Last friday the shuttle Discovery launched into orbit signalling the beginning of STS-128. The launch couldn’t have gone smoother, as you can see from the video below:

There’s a couple things about this mission that I’ll note later but for the most part, this is what I’d call a stock standard mission for the shuttle. In essence this mission is about gearing up the International Space Station to cope with the larger crew it has been carrying of late, with the majority of the payload dedicated to upgrading existing facilities whilst replacing some of the more worn out pieces of gear. You’d be surprise then to learn that I consider this one of the more exciting missions as this is what space should be for everyone: routine.

The shuttle was conceived with the idea of having a fleet of 4 shuttles each capable of 10 launches per year. As we don’t see a launch like this every other month you’ll know that this didn’t happen. The story behind this is a blog post for another day but the idea behind the shuttle was to bring down the cost per launch for space travel. Speculation runs wild as to whether or not the Challenger and Columbia disasters are to blame for this but even prior to these incidents the launches per year were well below the 10 that the fleet was designed to accommodate at inception. With the fleet nearing retirement it is unfortunate that they will never reach their intended goal of significantly reducing cost to orbit and has lead us back down the path of the original Mercury and Gemini ideas (I.E. non-reusable craft).

STS-128 brings with it the Multi-Purpose Logistics Module Leonardo, named for the Teenage Mutant Ninja Turtles and not the famous artist and inventor. Inside is a few racks of life supporting equipment, crew quarters that are to be installed in the Kibo laboratory and something of a booby prize for one eager comedic news presenter, Stephen Colbert. Back at the start of the year NASA held a competition to name the new module that is now known as Tranquility. Colbert, who has a legion of fans who love to help out in situations like this, implored his viewers to send in votes to name the new module after him. Whilst he did win the vote NASA retained the right to name it with whatever name they saw fit. However, they recognised the service that Colbert had done to popularize space and offered to name their new treadmill after him. Colbert was elated and accepted the offer and the C.O.L.B.E.R.T is flying aboard the shuttle right now. It will be installed in Tranquility when the module is launched early next year on STS-130, but for now it will reside in the Harmony module.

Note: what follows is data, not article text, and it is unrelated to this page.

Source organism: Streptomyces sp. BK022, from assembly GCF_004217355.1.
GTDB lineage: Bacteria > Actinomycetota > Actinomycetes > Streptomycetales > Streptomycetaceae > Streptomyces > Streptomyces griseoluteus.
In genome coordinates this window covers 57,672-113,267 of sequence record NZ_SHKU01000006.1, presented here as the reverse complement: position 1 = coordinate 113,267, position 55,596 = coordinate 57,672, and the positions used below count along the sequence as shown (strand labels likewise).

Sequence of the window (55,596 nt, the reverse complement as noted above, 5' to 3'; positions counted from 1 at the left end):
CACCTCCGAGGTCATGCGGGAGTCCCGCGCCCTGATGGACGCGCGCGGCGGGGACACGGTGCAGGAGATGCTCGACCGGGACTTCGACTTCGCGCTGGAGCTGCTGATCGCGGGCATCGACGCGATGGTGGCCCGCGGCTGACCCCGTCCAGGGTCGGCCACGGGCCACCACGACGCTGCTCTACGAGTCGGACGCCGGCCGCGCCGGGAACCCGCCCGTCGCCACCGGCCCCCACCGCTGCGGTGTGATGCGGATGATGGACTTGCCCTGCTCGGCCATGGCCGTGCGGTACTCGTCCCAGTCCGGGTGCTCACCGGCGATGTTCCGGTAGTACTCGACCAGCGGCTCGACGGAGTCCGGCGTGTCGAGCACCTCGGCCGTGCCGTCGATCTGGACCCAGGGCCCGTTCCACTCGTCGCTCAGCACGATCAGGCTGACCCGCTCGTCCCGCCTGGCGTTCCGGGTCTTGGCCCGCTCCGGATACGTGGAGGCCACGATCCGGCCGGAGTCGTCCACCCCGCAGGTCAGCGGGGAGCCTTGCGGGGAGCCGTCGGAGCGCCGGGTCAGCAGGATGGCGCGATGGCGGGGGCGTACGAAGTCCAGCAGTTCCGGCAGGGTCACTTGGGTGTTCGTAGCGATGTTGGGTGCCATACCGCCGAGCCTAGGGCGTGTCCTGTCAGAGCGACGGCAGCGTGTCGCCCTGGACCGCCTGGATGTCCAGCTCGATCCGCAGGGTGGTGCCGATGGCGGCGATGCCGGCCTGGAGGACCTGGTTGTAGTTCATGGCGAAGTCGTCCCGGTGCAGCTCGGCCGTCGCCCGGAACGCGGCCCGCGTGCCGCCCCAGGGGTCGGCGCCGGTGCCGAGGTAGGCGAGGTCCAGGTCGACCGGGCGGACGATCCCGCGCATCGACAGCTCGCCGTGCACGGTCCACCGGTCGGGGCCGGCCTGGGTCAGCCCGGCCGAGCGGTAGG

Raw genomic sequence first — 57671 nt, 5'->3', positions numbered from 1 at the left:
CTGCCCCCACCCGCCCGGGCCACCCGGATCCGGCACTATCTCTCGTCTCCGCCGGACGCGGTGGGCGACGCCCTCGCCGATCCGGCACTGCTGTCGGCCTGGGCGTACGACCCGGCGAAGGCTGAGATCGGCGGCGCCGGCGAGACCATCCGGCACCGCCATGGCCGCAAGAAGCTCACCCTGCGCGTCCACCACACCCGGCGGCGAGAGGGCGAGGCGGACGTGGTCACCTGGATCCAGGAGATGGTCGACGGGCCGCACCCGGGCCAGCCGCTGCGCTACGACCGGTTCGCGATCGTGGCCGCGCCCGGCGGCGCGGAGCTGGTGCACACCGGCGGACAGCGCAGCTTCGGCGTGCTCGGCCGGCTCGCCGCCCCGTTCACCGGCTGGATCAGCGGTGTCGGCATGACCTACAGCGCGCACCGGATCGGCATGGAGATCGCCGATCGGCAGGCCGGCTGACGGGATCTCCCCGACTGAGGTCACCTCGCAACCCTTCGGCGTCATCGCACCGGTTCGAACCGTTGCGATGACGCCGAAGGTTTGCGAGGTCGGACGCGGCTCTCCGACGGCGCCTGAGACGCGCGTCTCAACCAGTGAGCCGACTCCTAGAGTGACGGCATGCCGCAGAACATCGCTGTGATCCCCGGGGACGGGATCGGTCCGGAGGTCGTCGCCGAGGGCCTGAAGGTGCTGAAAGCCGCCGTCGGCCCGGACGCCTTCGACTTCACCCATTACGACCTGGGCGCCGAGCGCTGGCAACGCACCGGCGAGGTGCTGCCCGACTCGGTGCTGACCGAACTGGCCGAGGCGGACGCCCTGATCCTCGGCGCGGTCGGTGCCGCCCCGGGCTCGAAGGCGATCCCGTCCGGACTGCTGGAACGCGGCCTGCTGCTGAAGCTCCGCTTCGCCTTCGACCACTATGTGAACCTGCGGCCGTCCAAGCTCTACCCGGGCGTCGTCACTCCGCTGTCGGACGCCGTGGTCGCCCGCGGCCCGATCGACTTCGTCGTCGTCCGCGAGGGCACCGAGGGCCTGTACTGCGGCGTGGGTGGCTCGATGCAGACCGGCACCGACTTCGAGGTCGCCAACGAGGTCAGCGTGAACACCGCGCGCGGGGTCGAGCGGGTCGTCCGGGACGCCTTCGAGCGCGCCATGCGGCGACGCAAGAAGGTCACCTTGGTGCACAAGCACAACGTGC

This mission also brings with it a few science experiments, looking at fluid behaviour and heat pipe technology. As this is the main focus of the ISS it is good to see new experiments being brought up constantly as there is no end to the amount of work that could benefit from being conducted in the absence of gravity. Again this is nothing revolutionary, but it does show that we are making progress.

Whilst I may lament the fact that I can’t waffle on for pages about why this is such a significant flight due to the new hardware or some such it is still none the less exciting for me. Every launch is a beautiful tapestry of engineering, science and human engineering that NASA lays out for the world to see. Despite the bureaucratic boondoggles that have marred the shuttle program I’m still grateful for the progress it has brought humanity. I know the day will come when the shuttle launches for the last time and I hope to be there to watch it. Until then though I will shout its successes from the rooftops, even when they just routine like STS-128.

About the Author

David Klemke

David is an avid gamer and technology enthusiast in Australia. He got his first taste for both of those passions when his father, a radio engineer from the University of Melbourne, gave him an old DOS box to play games on.

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